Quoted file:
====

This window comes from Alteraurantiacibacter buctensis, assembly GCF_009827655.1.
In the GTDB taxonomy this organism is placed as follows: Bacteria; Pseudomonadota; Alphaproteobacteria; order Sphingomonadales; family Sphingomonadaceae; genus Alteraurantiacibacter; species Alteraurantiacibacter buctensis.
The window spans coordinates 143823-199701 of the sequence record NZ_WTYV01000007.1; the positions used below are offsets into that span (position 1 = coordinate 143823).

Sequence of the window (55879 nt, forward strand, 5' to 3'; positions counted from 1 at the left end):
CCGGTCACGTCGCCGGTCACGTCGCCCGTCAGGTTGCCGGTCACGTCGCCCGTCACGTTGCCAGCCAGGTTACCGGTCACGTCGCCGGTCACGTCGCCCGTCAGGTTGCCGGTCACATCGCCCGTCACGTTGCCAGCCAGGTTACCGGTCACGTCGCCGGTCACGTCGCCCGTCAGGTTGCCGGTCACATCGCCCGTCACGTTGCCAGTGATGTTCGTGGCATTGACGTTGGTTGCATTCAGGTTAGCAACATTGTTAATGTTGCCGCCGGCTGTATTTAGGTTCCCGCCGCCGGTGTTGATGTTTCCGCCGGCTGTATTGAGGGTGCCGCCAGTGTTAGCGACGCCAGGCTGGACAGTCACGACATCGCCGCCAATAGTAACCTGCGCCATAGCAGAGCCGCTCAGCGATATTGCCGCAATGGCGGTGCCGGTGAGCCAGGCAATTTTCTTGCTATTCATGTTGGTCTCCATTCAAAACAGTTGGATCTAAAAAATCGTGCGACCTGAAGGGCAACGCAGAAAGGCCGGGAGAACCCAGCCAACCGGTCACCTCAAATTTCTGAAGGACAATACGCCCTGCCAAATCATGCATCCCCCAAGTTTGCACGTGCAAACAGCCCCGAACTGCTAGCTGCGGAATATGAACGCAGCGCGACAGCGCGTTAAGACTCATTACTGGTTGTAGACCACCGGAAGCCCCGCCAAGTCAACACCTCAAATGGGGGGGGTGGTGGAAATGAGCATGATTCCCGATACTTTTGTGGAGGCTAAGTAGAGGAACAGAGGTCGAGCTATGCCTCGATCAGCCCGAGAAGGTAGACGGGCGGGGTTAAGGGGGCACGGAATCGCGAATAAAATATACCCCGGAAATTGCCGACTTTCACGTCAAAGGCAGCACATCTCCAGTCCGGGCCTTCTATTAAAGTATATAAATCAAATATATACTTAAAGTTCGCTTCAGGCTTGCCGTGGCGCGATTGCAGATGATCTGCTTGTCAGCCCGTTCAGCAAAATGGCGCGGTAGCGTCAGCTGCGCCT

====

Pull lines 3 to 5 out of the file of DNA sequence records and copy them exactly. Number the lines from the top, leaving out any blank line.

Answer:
The window spans coordinates 143823-199701 of the sequence record NZ_WTYV01000007.1; the positions used below are offsets into that span (position 1 = coordinate 143823).

Sequence of the window (55879 nt, forward strand, 5' to 3'; positions counted from 1 at the left end):
CCGGTCACGTCGCCGGTCACGTCGCCCGTCAGGTTGCCGGTCACGTCGCCCGTCACGTTGCCAGCCAGGTTACCGGTCACGTCGCCGGTCACGTCGCCCGTCAGGTTGCCGGTCACATCGCCCGTCACGTTGCCAGCCAGGTTACCGGTCACGTCGCCGGTCACGTCGCCCGTCAGGTTGCCGGTCACATCGCCCGTCACGTTGCCAGTGATGTTCGTGGCATTGACGTTGGTTGCATTCAGGTTAGCAACATTGTTAATGTTGCCGCCGGCTGTATTTAGGTTCCCGCCGCCGGTGTTGATGTTTCCGCCGGCTGTATTGAGGGTGCCGCCAGTGTTAGCGACGCCAGGCTGGACAGTCACGACATCGCCGCCAATAGTAACCTGCGCCATAGCAGAGCCGCTCAGCGATATTGCCGCAATGGCGGTGCCGGTGAGCCAGGCAATTTTCTTGCTATTCATGTTGGTCTCCATTCAAAACAGTTGGATCTAAAAAATCGTGCGACCTGAAGGGCAACGCAGAAAGGCCGGGAGAACCCAGCCAACCGGTCACCTCAAATTTCTGAAGGACAATACGCCCTGCCAAATCATGCATCCCCCAAGTTTGCACGTGCAAACAGCCCCGAACTGCTAGCTGCGGAATATGAACGCAGCGCGACAGCGCGTTAAGACTCATTACTGGTTGTAGACCACCGGAAGCCCCGCCAAGTCAACACCTCAAATGGGGGGGGTGGTGGAAATGAGCATGATTCCCGATACTTTTGTGGAGGCTAAGTAGAGGAACAGAGGTCGAGCTATGCCTCGATCAGCCCGAGAAGGTAGACGGGCGGGGTTAAGGGGGCACGGAATCGCGAATAAAATATACCCCGGAAATTGCCGACTTTCACGTCAAAGGCAGCACATCTCCAGTCCGGGCCTTCTATTAAAGTATATAAATCAAATATATACTTAAAGTTCGCTTCAGGCTTGCCGTGGCGCGATTGCAGATGATCTGCTTGTCAGCCCGTTCAGCAAAATGGCGCGGTAGCGTCAGCTGCGCCT